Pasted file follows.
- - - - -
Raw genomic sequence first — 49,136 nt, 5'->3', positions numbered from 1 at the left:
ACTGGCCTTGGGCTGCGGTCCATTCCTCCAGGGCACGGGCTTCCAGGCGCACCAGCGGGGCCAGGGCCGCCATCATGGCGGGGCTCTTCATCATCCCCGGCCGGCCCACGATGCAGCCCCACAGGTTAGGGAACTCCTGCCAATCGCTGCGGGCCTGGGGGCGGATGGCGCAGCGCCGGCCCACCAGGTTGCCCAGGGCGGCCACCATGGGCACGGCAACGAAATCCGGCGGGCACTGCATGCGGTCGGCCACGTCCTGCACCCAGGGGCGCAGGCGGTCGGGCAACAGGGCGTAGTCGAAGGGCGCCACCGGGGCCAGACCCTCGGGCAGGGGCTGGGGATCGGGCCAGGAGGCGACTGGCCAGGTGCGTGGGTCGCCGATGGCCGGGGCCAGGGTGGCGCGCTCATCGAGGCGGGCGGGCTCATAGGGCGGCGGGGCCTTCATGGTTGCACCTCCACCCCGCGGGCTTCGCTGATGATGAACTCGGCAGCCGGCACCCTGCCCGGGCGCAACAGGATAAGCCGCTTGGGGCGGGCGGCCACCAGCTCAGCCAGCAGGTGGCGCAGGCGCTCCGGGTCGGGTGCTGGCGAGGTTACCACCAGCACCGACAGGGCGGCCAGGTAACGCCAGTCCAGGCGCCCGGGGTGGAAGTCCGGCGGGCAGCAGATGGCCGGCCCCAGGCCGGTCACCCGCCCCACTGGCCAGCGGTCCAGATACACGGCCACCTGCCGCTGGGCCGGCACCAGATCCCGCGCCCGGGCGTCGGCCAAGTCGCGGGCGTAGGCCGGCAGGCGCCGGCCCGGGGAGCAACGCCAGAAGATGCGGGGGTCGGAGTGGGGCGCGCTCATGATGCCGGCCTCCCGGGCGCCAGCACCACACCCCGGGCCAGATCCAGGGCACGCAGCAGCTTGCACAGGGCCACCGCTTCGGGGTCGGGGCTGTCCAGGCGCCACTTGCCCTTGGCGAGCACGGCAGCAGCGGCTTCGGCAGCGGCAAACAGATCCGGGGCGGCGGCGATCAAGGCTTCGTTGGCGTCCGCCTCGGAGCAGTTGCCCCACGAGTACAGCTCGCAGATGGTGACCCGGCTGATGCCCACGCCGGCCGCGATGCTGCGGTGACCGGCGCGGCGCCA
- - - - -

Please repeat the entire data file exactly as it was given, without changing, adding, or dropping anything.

Raw genomic sequence first — 49,136 nt, 5'->3', positions numbered from 1 at the left:
ACTGGCCTTGGGCTGCGGTCCATTCCTCCAGGGCACGGGCTTCCAGGCGCACCAGCGGGGCCAGGGCCGCCATCATGGCGGGGCTCTTCATCATCCCCGGCCGGCCCACGATGCAGCCCCACAGGTTAGGGAACTCCTGCCAATCGCTGCGGGCCTGGGGGCGGATGGCGCAGCGCCGGCCCACCAGGTTGCCCAGGGCGGCCACCATGGGCACGGCAACGAAATCCGGCGGGCACTGCATGCGGTCGGCCACGTCCTGCACCCAGGGGCGCAGGCGGTCGGGCAACAGGGCGTAGTCGAAGGGCGCCACCGGGGCCAGACCCTCGGGCAGGGGCTGGGGATCGGGCCAGGAGGCGACTGGCCAGGTGCGTGGGTCGCCGATGGCCGGGGCCAGGGTGGCGCGCTCATCGAGGCGGGCGGGCTCATAGGGCGGCGGGGCCTTCATGGTTGCACCTCCACCCCGCGGGCTTCGCTGATGATGAACTCGGCAGCCGGCACCCTGCCCGGGCGCAACAGGATAAGCCGCTTGGGGCGGGCGGCCACCAGCTCAGCCAGCAGGTGGCGCAGGCGCTCCGGGTCGGGTGCTGGCGAGGTTACCACCAGCACCGACAGGGCGGCCAGGTAACGCCAGTCCAGGCGCCCGGGGTGGAAGTCCGGCGGGCAGCAGATGGCCGGCCCCAGGCCGGTCACCCGCCCCACTGGCCAGCGGTCCAGATACACGGCCACCTGCCGCTGGGCCGGCACCAGATCCCGCGCCCGGGCGTCGGCCAAGTCGCGGGCGTAGGCCGGCAGGCGCCGGCCCGGGGAGCAACGCCAGAAGATGCGGGGGTCGGAGTGGGGCGCGCTCATGATGCCGGCCTCCCGGGCGCCAGCACCACACCCCGGGCCAGATCCAGGGCACGCAGCAGCTTGCACAGGGCCACCGCTTCGGGGTCGGGGCTGTCCAGGCGCCACTTGCCCTTGGCGAGCACGGCAGCAGCGGCTTCGGCAGCGGCAAACAGATCCGGGGCGGCGGCGATCAAGGCTTCGTTGGCGTCCGCCTCGGAGCAGTTGCCCCACGAGTACAGCTCGCAGATGGTGACCCGGCTGATGCCCACGCCGGCCGCGATGCTGCGGTGACCGGCGCGGCGCCA